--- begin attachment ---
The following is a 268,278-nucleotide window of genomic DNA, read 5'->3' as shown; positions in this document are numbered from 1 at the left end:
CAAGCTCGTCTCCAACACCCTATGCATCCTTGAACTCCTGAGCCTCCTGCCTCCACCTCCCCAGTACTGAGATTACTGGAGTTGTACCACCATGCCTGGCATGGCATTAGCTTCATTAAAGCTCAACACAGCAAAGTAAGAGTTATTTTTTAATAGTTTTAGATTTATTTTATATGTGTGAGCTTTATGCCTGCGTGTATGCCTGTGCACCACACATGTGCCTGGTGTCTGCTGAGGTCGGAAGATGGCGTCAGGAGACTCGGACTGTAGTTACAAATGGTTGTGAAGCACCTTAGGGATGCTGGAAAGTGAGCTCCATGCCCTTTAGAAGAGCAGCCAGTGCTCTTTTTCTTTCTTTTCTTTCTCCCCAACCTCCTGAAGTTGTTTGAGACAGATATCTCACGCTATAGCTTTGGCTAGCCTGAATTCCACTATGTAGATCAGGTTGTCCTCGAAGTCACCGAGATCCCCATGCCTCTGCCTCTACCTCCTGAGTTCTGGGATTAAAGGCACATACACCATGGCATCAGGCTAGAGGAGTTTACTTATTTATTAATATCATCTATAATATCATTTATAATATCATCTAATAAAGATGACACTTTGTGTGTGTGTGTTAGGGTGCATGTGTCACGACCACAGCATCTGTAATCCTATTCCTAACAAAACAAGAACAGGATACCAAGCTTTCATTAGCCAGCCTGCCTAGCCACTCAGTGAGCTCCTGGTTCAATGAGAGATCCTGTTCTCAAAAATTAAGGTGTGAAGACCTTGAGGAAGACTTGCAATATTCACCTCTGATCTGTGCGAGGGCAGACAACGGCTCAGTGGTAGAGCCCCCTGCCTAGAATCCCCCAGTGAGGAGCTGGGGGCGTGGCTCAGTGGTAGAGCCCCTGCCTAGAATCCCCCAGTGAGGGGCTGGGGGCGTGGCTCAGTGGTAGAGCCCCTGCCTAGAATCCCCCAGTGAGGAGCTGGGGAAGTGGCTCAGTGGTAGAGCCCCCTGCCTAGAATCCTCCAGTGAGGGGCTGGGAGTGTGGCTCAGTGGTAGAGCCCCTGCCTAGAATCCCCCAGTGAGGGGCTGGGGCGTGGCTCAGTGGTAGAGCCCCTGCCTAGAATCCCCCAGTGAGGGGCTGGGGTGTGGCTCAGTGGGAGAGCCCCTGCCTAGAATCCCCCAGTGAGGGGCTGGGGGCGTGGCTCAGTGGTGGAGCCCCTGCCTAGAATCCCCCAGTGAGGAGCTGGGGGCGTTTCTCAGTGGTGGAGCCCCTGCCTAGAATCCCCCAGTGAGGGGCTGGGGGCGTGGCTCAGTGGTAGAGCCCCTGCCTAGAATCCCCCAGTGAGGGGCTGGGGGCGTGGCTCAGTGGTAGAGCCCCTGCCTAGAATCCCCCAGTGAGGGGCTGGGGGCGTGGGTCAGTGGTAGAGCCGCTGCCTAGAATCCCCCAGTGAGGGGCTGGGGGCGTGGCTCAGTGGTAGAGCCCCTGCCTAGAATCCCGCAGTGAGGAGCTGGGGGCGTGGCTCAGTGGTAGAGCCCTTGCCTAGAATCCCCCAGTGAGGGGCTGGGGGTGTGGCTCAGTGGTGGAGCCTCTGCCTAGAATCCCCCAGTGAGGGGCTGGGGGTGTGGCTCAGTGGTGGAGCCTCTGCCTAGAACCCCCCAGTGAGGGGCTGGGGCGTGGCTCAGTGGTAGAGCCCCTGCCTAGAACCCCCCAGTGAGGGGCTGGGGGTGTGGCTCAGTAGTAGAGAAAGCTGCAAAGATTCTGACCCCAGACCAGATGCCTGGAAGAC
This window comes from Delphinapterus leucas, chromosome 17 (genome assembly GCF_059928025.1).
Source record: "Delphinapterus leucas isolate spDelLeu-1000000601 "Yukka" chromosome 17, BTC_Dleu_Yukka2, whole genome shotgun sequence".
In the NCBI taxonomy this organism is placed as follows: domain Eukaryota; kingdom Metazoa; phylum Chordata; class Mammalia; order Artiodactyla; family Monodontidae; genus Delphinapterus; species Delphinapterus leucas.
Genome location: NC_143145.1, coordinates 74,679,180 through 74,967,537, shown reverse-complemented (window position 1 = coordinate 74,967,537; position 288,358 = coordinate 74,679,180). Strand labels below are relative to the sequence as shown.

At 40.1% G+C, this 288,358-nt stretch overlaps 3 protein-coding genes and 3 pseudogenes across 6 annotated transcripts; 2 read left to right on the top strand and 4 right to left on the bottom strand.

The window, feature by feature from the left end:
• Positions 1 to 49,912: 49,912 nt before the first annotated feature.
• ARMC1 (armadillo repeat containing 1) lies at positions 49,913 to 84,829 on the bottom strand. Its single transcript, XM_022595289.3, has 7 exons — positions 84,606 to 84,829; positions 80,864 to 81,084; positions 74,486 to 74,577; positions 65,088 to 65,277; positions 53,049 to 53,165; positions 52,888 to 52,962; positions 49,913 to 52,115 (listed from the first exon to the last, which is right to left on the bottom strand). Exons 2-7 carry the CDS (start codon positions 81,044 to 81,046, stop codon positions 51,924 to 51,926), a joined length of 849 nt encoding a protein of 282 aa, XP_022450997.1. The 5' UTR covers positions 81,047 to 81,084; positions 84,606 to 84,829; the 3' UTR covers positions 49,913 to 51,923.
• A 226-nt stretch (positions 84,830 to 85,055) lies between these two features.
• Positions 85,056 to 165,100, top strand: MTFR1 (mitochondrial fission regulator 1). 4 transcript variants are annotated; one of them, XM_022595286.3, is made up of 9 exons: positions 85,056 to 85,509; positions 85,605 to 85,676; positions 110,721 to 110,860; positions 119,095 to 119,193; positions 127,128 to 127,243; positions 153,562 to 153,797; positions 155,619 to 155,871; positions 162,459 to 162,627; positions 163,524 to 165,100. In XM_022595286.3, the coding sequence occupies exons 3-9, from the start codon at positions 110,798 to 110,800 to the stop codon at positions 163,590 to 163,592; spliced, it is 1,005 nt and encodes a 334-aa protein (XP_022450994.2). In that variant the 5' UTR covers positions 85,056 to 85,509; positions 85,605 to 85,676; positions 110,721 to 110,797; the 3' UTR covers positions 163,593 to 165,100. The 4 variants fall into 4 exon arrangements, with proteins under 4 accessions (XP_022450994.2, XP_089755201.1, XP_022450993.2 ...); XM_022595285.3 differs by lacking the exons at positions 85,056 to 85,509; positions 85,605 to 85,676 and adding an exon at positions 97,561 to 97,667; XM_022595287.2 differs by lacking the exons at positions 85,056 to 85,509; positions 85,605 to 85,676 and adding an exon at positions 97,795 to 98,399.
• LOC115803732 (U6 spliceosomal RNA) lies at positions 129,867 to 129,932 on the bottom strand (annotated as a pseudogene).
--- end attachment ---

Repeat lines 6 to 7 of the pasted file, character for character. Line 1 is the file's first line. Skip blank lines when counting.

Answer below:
Genome location: NC_143145.1, coordinates 74,679,180 through 74,967,537, shown reverse-complemented (window position 1 = coordinate 74,967,537; position 288,358 = coordinate 74,679,180). Strand labels below are relative to the sequence as shown.

At 40.1% G+C, this 288,358-nt stretch overlaps 3 protein-coding genes and 3 pseudogenes across 6 annotated transcripts; 2 read left to right on the top strand and 4 right to left on the bottom strand.